Your Brain on Dopamine: The Science of Motivation

  1. The Origins Of Motivation (Hint: It’s Neuroscience)
  2. What Causes Your Dopamine To Spike
  3. How To Hack Your Dopamine To Boost Your Productivity
  4. More Physical Tricks To Kick Your Dopamine Into High Gear
  5. Take The First Step
  6. TL;DR
  7. Popular Questions
  8. Glossary

I spent an hour on this opening paragraph.

The hour wasn’t time well spent, mind you. Sure, I was working — writing, deleting, tinkering with words here and there — but my one-paragraph-per-hour pace wasn’t out of indecisiveness as much as a lack of motivation.

I spent five minutes on email, ten minutes on Instagram, and fifteen minutes doing who-knows-what on Tumblr. (Just kidding, I know exactly what I was doing: watching cat videos.)

Sound familiar?

Motivation is a tricky thing to corral. Tricky, but not impossible.

The origins of motivation (hint: it’s neuroscience)

To trace the source of motivation, let’s begin in the brain where neurotransmitters spark chemical messages to keep us alert and on task. Neurotransmitters carry chemical messages that play out in your brain and affect the rest of your body.

One neurotransmitter that plays a role in the science of motivation is dopamine. Dopamine’s chemical signal gets passed from one neuron to the next, and between those two neurons, dopamine interacts with various receptors inside the synapse.

This arrangement becomes much more complicated when you multiply the effect through the entire brain. Consider: there are different types of receptors, neurons, and pathways that neurotransmitters can take. Things get complicated fast.

neurotransmitter dopamine


For motivation specifically, it matters which pathway dopamine takes. The mesolimbic pathway, which comes from the middle of the brain and branches to various places like the cerebral cortex, is the most important reward pathway in the brain.

One of the mesolimbic’s stops is the nucleus accumbens. When there’s an increased amount of dopamine in the nucleus accumbens, it triggers feedback for predicting rewards. Your brain recognizes that something important is about to happen, so dopamine kicks in.

What causes your dopamine to spike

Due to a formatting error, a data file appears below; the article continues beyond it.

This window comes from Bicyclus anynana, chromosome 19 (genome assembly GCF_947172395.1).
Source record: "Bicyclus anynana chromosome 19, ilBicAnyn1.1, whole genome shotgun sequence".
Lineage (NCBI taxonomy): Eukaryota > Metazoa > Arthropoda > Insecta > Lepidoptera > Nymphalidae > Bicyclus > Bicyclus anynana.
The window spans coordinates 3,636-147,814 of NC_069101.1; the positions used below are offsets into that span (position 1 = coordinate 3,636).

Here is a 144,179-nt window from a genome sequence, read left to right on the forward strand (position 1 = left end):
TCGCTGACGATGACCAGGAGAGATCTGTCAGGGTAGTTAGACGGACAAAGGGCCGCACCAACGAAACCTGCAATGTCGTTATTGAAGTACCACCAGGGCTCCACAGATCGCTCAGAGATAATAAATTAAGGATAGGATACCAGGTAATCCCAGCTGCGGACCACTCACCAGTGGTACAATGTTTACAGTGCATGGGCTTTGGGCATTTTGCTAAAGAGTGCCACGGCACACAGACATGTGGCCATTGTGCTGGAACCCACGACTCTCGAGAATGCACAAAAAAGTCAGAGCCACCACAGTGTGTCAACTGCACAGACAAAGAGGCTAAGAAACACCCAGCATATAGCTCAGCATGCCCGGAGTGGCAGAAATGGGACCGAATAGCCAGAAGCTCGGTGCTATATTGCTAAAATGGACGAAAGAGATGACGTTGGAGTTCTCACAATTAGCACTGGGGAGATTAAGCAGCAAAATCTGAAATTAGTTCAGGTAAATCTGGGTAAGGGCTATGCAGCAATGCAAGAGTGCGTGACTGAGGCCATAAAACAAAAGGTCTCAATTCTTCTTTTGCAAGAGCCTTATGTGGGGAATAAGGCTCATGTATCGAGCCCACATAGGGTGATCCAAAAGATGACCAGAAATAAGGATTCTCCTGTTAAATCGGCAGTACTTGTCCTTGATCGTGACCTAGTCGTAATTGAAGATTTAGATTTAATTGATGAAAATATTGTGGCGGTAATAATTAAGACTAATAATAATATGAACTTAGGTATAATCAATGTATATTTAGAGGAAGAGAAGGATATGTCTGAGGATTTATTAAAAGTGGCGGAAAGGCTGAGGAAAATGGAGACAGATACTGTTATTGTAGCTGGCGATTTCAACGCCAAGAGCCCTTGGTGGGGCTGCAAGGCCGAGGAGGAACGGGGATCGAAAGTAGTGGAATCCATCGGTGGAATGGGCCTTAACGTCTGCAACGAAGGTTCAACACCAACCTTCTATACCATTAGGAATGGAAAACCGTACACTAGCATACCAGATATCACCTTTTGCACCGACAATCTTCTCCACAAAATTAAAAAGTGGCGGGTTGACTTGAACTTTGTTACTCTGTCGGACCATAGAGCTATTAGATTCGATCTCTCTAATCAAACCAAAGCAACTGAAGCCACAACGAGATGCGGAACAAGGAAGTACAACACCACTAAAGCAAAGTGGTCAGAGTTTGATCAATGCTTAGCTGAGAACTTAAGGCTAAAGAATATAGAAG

Dopamine performs its tasks before we obtain rewards, meaning that its real job is to encourage us to act, either to achieve something good or to avoid something bad.

Most people thought dopamine was the neurotransmitter for pleasure, but when researchers looked more closely, they began to notice strange phenomena. Spikes in dopamine occurred in moments of high stress — like when soldiers with PTSD heard gunfire. Those are hardly pleasurable phenomena, but their dopamine was.

dopamine production center


In another study, a team of Vanderbilt scientists mapped the brains of “go-getters” and “slackers.” They found that people willing to work hard had higher dopamine levels in the striatum and prefrontal cortex — two areas known to impact motivation and reward. Among slackers, dopamine was present in the anterior insula, an area of the brain involved in emotion and risk perception.

As UConn Researcher John Salamone explains, “Low levels of dopamine make people and other animals less likely to work for things, so it has more to do with motivation and cost/benefit analyses than pleasure itself.”

How to hack your dopamine to boost your productivity

Motivation happens when your dopamine spikes because you anticipate something important is about to happen. Here’s how it can affect your productivity.

The brain can be trained to feed off of bursts of dopamine sparked by rewarding experiences. You create the dopamine environment, and the brain does the rest.

One way to achieve those rewarding experiences is by setting incremental goals. Dopamine will flow as a result of your brain’s positive reinforcement every time you complete a step and meet a challenge.

Here’s how to get your dopamine flowing:

  • Record small accomplishments. A to-do list (or a “digital done list”) reinforces how you’re chipping away at your goals. As you feel yourself making more progress, you’ll feel the greater effects of dopamine.
  • Share results with your team. Communicating about your results (whether they’re positive or negative) means that others will recognize your work, resulting in more positive feedback. Praising and recognizing the work of your colleagues can also increase your dopamine.